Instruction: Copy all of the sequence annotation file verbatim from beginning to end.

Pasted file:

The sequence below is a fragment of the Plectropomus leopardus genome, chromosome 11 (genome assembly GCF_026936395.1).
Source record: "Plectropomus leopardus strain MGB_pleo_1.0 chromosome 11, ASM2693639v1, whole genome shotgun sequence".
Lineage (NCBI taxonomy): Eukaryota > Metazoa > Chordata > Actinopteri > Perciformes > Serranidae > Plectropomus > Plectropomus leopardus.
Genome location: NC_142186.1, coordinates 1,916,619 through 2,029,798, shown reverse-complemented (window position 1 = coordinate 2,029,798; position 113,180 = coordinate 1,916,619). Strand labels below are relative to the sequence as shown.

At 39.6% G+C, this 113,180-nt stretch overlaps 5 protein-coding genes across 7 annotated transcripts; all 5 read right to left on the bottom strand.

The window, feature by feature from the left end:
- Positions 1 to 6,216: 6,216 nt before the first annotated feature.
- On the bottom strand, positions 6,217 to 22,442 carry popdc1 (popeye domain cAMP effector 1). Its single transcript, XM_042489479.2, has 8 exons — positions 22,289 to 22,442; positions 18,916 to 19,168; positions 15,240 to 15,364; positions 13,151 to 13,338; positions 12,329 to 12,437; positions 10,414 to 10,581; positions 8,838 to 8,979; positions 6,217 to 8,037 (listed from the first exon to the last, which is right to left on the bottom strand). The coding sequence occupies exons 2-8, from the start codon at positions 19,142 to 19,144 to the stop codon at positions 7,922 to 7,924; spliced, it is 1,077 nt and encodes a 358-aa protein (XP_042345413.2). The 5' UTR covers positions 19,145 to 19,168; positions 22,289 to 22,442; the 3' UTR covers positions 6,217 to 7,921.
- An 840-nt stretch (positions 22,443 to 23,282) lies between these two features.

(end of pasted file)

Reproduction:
The sequence below is a fragment of the Plectropomus leopardus genome, chromosome 11 (genome assembly GCF_026936395.1).
Source record: "Plectropomus leopardus strain MGB_pleo_1.0 chromosome 11, ASM2693639v1, whole genome shotgun sequence".
Lineage (NCBI taxonomy): Eukaryota > Metazoa > Chordata > Actinopteri > Perciformes > Serranidae > Plectropomus > Plectropomus leopardus.
Genome location: NC_142186.1, coordinates 1,916,619 through 2,029,798, shown reverse-complemented (window position 1 = coordinate 2,029,798; position 113,180 = coordinate 1,916,619). Strand labels below are relative to the sequence as shown.

At 39.6% G+C, this 113,180-nt stretch overlaps 5 protein-coding genes across 7 annotated transcripts; all 5 read right to left on the bottom strand.

The window, feature by feature from the left end:
- Positions 1 to 6,216: 6,216 nt before the first annotated feature.
- On the bottom strand, positions 6,217 to 22,442 carry popdc1 (popeye domain cAMP effector 1). Its single transcript, XM_042489479.2, has 8 exons — positions 22,289 to 22,442; positions 18,916 to 19,168; positions 15,240 to 15,364; positions 13,151 to 13,338; positions 12,329 to 12,437; positions 10,414 to 10,581; positions 8,838 to 8,979; positions 6,217 to 8,037 (listed from the first exon to the last, which is right to left on the bottom strand). The coding sequence occupies exons 2-8, from the start codon at positions 19,142 to 19,144 to the stop codon at positions 7,922 to 7,924; spliced, it is 1,077 nt and encodes a 358-aa protein (XP_042345413.2). The 5' UTR covers positions 19,145 to 19,168; positions 22,289 to 22,442; the 3' UTR covers positions 6,217 to 7,921.
- An 840-nt stretch (positions 22,443 to 23,282) lies between these two features.